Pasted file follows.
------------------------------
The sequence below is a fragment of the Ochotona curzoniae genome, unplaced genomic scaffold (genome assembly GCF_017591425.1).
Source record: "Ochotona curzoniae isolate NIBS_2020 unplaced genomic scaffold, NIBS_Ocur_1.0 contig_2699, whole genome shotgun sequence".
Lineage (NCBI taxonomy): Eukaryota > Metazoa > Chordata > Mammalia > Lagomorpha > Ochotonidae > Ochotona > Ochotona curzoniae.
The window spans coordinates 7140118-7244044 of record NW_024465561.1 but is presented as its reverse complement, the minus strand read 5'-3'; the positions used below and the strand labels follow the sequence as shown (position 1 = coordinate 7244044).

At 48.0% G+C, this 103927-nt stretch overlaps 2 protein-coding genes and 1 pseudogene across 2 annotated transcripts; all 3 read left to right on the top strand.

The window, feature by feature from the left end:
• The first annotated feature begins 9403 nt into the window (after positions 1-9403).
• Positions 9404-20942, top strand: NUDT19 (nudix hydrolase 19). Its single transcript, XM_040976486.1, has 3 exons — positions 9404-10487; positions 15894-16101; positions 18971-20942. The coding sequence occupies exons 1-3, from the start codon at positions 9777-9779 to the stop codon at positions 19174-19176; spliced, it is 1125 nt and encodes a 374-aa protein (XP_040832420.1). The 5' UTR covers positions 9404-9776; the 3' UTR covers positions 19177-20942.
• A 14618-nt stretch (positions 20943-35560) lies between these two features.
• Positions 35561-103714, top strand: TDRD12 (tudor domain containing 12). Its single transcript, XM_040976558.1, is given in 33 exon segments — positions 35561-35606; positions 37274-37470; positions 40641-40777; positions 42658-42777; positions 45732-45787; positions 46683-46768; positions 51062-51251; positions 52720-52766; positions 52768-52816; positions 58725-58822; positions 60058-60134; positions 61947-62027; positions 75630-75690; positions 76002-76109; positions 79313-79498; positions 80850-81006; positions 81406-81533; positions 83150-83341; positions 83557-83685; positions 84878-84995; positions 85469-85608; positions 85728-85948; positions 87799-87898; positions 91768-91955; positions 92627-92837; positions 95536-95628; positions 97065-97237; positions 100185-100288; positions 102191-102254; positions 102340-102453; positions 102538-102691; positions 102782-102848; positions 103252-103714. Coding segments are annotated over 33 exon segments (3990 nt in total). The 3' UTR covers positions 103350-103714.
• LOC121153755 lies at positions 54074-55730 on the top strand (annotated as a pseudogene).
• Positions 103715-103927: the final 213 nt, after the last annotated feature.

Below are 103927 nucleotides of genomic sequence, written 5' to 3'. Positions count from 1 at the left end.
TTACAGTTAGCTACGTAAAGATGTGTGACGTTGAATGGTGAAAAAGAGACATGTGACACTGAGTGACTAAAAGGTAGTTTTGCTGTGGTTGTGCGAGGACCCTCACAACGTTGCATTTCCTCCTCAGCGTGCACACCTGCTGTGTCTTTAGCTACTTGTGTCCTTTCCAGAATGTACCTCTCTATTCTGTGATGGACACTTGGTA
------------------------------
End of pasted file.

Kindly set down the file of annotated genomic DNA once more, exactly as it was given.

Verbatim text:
The sequence below is a fragment of the Ochotona curzoniae genome, unplaced genomic scaffold (genome assembly GCF_017591425.1).
Source record: "Ochotona curzoniae isolate NIBS_2020 unplaced genomic scaffold, NIBS_Ocur_1.0 contig_2699, whole genome shotgun sequence".
Lineage (NCBI taxonomy): Eukaryota > Metazoa > Chordata > Mammalia > Lagomorpha > Ochotonidae > Ochotona > Ochotona curzoniae.
The window spans coordinates 7140118-7244044 of record NW_024465561.1 but is presented as its reverse complement, the minus strand read 5'-3'; the positions used below and the strand labels follow the sequence as shown (position 1 = coordinate 7244044).

At 48.0% G+C, this 103927-nt stretch overlaps 2 protein-coding genes and 1 pseudogene across 2 annotated transcripts; all 3 read left to right on the top strand.

The window, feature by feature from the left end:
• The first annotated feature begins 9403 nt into the window (after positions 1-9403).
• Positions 9404-20942, top strand: NUDT19 (nudix hydrolase 19). Its single transcript, XM_040976486.1, has 3 exons — positions 9404-10487; positions 15894-16101; positions 18971-20942. The coding sequence occupies exons 1-3, from the start codon at positions 9777-9779 to the stop codon at positions 19174-19176; spliced, it is 1125 nt and encodes a 374-aa protein (XP_040832420.1). The 5' UTR covers positions 9404-9776; the 3' UTR covers positions 19177-20942.
• A 14618-nt stretch (positions 20943-35560) lies between these two features.
• Positions 35561-103714, top strand: TDRD12 (tudor domain containing 12). Its single transcript, XM_040976558.1, is given in 33 exon segments — positions 35561-35606; positions 37274-37470; positions 40641-40777; positions 42658-42777; positions 45732-45787; positions 46683-46768; positions 51062-51251; positions 52720-52766; positions 52768-52816; positions 58725-58822; positions 60058-60134; positions 61947-62027; positions 75630-75690; positions 76002-76109; positions 79313-79498; positions 80850-81006; positions 81406-81533; positions 83150-83341; positions 83557-83685; positions 84878-84995; positions 85469-85608; positions 85728-85948; positions 87799-87898; positions 91768-91955; positions 92627-92837; positions 95536-95628; positions 97065-97237; positions 100185-100288; positions 102191-102254; positions 102340-102453; positions 102538-102691; positions 102782-102848; positions 103252-103714. Coding segments are annotated over 33 exon segments (3990 nt in total). The 3' UTR covers positions 103350-103714.
• LOC121153755 lies at positions 54074-55730 on the top strand (annotated as a pseudogene).
• Positions 103715-103927: the final 213 nt, after the last annotated feature.

Below are 103927 nucleotides of genomic sequence, written 5' to 3'. Positions count from 1 at the left end.
TTACAGTTAGCTACGTAAAGATGTGTGACGTTGAATGGTGAAAAAGAGACATGTGACACTGAGTGACTAAAAGGTAGTTTTGCTGTGGTTGTGCGAGGACCCTCACAACGTTGCATTTCCTCCTCAGCGTGCACACCTGCTGTGTCTTTAGCTACTTGTGTCCTTTCCAGAATGTACCTCTCTATTCTGTGATGGACACTTGGTA